Robert Farris Thompson, professor of African and Afro-American Art History at Yale, spoke on "Face of the Gods: Art and Altars of the Black Atlantic World” in Taylor Hall.  The master of Timothy Dwight College at Yale, in 1974 Thompson organized the revolutionary African Art in Motion exhibition for the National Gallery of Art in Washington, DC, that demonstrated the existence of an African esthetic vocabulary and its importance in the interpretation of African art.  His subsequent exhibit, “The Four Moments of the Sun: Kongo Art in Two Worlds,” at which he was at work when speaking at Vassar, introduced in 1981 an large and almost unknown body of works from the former Kingdom of Kongo and demonstrated their influence on the visual culture of the United States.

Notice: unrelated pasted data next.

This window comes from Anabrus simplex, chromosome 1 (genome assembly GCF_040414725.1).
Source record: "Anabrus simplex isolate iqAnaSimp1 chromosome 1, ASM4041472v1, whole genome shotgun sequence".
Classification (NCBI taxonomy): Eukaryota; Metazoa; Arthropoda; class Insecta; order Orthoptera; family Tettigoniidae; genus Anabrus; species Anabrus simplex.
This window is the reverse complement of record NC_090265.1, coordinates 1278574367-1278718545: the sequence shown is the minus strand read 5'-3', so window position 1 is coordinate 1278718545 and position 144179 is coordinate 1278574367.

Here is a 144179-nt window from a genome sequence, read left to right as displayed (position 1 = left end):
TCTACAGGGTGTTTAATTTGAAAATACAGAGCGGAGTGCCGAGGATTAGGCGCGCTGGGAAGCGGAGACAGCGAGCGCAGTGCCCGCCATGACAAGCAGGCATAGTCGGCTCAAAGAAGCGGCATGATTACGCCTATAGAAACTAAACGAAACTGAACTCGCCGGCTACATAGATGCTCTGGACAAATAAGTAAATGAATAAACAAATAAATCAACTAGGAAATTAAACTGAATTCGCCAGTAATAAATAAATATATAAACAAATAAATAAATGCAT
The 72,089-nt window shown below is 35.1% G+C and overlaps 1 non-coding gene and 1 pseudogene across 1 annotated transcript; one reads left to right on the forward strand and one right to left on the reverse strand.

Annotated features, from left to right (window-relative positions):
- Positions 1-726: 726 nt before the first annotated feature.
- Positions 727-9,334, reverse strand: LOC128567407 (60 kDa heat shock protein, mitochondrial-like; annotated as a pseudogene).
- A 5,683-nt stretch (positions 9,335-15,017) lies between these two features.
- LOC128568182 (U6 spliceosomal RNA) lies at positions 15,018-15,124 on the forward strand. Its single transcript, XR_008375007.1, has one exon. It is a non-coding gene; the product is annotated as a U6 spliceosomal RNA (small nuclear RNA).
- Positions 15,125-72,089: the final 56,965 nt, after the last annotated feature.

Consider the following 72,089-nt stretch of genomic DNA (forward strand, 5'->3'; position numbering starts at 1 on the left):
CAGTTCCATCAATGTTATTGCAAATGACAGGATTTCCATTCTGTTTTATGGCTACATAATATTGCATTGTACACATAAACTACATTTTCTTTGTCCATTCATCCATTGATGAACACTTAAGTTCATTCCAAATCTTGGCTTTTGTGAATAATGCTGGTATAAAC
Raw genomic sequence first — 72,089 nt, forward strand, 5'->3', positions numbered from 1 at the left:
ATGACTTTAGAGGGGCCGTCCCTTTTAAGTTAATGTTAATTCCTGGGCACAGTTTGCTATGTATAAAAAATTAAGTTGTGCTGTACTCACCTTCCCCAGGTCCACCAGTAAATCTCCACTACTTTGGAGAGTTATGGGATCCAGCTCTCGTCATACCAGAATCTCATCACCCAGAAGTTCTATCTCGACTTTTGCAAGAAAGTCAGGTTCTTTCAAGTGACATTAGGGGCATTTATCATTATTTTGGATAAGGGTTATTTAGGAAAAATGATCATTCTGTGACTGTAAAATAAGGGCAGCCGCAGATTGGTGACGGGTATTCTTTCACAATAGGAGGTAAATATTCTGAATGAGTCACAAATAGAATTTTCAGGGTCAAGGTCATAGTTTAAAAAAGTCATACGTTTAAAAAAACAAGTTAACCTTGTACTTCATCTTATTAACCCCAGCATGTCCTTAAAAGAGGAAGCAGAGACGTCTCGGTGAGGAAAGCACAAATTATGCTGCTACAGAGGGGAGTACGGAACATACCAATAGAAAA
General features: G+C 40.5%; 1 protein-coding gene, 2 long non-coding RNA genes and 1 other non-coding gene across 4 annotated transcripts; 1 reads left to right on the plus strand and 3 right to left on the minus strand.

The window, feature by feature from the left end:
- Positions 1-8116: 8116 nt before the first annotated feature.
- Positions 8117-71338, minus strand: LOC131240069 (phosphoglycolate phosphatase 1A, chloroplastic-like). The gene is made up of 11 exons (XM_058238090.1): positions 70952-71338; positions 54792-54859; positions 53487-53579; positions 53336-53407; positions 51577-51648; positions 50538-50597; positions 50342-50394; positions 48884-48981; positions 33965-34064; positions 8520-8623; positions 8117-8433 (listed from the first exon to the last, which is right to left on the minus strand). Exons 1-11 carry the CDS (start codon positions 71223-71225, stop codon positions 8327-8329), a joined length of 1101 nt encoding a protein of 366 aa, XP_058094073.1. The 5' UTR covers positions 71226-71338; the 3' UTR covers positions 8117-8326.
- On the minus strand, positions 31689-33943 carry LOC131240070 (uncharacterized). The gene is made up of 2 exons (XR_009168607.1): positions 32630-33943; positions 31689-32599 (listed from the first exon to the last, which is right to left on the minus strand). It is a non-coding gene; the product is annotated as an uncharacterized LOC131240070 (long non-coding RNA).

In 1983, Thompson published Flash of the Spirit: African and Afro-American Art and Philosophy, which identified the sources of contemporary Black Atlantic aesthetics in the cultures of Africa, the United States, Mexico, the Caribbean and South America.  His Face of the Gods: Art and Altars of Africa and the African Americas was published in 1993.

In awarding Thompson its inaugural award of Distinguished Lifetime Achievement for Art Writing in 2003, the College Art Association acclaimed him as a ““towering figure in the history of art, whose voice for diversity and cultural openness has made him a public intellectual of resounding importance.”      “Yale University to Honor Art Historian Robert F. Thompson,” Yale Bulletin (2009)

Thompson spoke at Vassar in March, 1980.